Risk and Damage of Southern Pine Beetle Outbreaks Under Global Climate Change
Forest Ecology and Management
This study, using the panel data modeling approach, investigates the relationships between climatic variables and southern pine beetle (SPB) (Dendroctonus frontalis Zimmermann) infestations and assesses the impact of global climate change on SPB infestation risk and damage. The panel data model alleviates possible collinearity among climatic variables, accounts for the effect of omitted or unobserved variables, and incorporates natural and human adaptation, thus representing a more robust approach to analyzing climate change impacts. SPB outbreaks in Louisiana and Texas appeared to move together; infestations in Alabama, Arkansas, Georgia, Florida, Mississippi, South Carolina, North Carolina, and Tennessee were highly correlated; and Virginia demonstrated its unique temporal pattern of SPB outbreaks. Salvage harvest was found to be helpful in lessening future infestation risk. Warmer winters and springs would positively contribute to SPB outbreaks with spring temperature showing a more severe and persistent impact than winter temperature; increases in fall temperature would ease SPB outbreaks; and summer temperature would have a mixed impact on SPB infestations. Compared to temperature, precipitation would have a much smaller impact on SPB infestations. While increases in the previous winter, spring, and fall precipitation would enhance SPB outbreak risk in the current year, a wetter summer would reduce infestations 3 years later. Global climate change induced by doubling atmospheric CO2 concentration would intensify SPB infestation risk by 2.5–5 times. If the changes in the area and productivity of southern pine forests due to climate change are accounted for, SPB would cause even more severe damage, 4–7.5 times higher than the current value of trees killed annually.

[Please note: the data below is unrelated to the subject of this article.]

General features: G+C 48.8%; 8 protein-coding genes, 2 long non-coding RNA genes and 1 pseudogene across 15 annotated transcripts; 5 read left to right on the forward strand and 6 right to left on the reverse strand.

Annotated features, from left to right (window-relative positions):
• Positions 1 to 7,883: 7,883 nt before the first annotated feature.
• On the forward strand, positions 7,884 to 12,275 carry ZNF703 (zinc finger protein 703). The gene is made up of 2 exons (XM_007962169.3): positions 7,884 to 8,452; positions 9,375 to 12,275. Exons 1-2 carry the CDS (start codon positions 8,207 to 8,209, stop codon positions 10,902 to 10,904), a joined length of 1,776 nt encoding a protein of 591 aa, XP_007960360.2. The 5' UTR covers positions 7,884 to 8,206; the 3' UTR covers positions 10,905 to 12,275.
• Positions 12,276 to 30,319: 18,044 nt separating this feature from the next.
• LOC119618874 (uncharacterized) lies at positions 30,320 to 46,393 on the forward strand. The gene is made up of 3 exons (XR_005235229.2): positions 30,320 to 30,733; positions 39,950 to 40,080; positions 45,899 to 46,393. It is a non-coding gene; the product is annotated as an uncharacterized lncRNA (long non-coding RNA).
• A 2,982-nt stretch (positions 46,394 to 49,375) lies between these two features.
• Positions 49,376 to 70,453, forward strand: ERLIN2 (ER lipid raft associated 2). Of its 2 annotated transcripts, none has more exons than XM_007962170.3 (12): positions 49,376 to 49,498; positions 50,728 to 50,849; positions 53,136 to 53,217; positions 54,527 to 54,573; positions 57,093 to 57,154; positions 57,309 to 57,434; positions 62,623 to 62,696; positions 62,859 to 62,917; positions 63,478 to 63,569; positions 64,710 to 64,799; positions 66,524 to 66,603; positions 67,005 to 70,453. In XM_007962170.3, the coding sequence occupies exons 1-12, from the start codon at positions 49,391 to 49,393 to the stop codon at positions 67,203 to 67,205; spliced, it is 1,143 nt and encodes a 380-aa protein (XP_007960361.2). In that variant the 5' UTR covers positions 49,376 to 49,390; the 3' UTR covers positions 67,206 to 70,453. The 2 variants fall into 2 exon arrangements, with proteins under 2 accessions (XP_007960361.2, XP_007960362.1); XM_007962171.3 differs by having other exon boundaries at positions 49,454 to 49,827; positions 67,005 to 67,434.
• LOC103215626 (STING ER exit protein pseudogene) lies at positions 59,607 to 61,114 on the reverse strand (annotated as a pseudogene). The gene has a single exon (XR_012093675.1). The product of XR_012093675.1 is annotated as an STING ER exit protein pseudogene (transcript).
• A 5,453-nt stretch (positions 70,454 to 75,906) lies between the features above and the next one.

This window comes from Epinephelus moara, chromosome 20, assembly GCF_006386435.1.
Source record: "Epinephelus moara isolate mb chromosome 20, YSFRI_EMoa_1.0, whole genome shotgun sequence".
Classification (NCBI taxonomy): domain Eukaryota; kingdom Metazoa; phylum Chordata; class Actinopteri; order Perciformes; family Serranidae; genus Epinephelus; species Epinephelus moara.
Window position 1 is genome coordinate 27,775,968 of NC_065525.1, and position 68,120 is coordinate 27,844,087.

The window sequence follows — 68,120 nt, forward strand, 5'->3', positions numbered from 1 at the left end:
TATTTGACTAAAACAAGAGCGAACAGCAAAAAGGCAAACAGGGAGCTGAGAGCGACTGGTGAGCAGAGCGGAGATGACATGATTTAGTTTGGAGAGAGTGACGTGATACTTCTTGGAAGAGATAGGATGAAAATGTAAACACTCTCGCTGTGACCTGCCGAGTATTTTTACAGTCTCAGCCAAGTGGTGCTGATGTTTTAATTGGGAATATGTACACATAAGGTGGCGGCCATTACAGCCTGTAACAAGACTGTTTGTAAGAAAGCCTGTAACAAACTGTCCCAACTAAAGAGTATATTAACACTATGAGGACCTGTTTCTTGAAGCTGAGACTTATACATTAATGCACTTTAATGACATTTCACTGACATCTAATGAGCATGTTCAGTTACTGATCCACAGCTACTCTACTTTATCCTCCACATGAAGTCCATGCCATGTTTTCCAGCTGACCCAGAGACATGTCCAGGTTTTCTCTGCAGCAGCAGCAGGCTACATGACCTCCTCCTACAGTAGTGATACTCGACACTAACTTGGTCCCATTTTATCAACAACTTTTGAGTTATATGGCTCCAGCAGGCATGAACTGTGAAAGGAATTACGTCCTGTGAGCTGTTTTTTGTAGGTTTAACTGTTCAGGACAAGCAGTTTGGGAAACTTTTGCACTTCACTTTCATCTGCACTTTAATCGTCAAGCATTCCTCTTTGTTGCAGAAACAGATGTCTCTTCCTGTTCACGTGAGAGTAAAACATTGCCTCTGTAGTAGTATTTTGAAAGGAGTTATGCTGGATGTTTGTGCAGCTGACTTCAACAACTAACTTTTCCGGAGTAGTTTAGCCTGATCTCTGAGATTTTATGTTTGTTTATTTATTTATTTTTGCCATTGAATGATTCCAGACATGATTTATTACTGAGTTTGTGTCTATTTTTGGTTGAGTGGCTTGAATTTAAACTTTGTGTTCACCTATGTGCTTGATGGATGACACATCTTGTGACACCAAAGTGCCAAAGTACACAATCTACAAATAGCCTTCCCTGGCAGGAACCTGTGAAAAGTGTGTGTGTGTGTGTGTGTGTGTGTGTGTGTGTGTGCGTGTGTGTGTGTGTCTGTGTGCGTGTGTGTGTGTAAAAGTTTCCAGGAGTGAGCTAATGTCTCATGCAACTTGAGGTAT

Gan, J. (2004). Risk and damage of southern pine beetle outbreaks under global climate change. Forest Ecology and Management, 191(1-3): 61-71. doi: 10.1016/j.foreco.2003.11.001